The ozone layer and the danger it faces has figured in many debates related to climate change since the 1980s.
The increasing consumption of non-renewable energy sources i.e coal, crude oil etc. have had hazardous effects on the environment. One of these long-lasting effects was the damage caused to the ozone layer.
For years we had to live in fear as the ozone layer above earth’s atmosphere grew weaker, raising the threat of harmful ultraviolet rays from affecting us. But thanks to some environmentally-friendly measures, scientists believe that the ozone layer has recovered to a certain extent.
What is the Ozone Layer?
It is a layer in the Earth’s atmosphere that rests at a height of about 10 km. It contains high concentration of Ozone (O3). This layer absorbs 97 % of the Sun’s ultraviolet (UV) radiation and prevents it from harming life forms on Earth.
The Montreal Protocol
The Montreal Protocol is an international treaty signed by all United Nations (UN) members. The goal of this treaty was to completely put an end to use of chlorofluorocarbon (CFC) chemicals. These are the chemicals that have the most damaging effect on the Ozone layer.
Damaged Ozone Layer Over the Antarctic
The Ozone layer was badly damaged over the Antarctic region, the extreme weather is the reason of massive clouds formation over the continent.
These clouds hold the CFC chemicals that linger in atmosphere and assist them in eating away the ozone layer, therefore causing an opening for the Sun’s UV radiation to reach the earth’s surface in dangerously large dozes.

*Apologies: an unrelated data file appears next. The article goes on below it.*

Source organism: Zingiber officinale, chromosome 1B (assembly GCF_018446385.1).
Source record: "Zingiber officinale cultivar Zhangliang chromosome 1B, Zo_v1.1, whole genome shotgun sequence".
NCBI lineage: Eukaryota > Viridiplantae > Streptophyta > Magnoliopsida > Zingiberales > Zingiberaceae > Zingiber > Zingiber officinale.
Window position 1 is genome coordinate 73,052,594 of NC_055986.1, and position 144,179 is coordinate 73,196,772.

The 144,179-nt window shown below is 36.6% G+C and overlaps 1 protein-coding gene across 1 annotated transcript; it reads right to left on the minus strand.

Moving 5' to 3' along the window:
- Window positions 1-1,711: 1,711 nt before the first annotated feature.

Thanks to the adoption of the Montreal Protocol, the ozone layer benefited immediately. This was possible due to the efforts of countries who completely gave up the use of CFC chemicals or minimized it.
The United Nations has estimated that during the past few years, around 2 million cases of skin cancer per year have been avoided due to the steps taken against CFCs.
UK and US scientists noticed notable improvements in the Ozone layer. Their research shows that the hole in the ozone layer has shrunk in its size and it is now 4 million square kilometers less than its size as compared to the year 2000.
However, they also noted that it will not completely heal any time soon.
CFCs were commonly found in aerosols and refrigeration. These chemicals can linger in the atmosphere for more than 50 years, which means that the hole may take as long as 2050 or 2060 to completely heal itself.
Susan Solomon, a co-author of an Ozone research at the Massachusetts Institute of Technology said,
“If you had to have an ozone hole anywhere in the world, it would be Antarctica because it’s not teeming with life.”
“When we looked at it in September, we saw it was getting smaller. It was pretty cool to see it closing. The chemicals will slowly decay over time.”
Dr. Solomon is hopeful that the successful elimination of harmful CFCs will be accompanied by stronger actions by UN nations to save the world from the harmful effects of climate change.
Via: The Guardian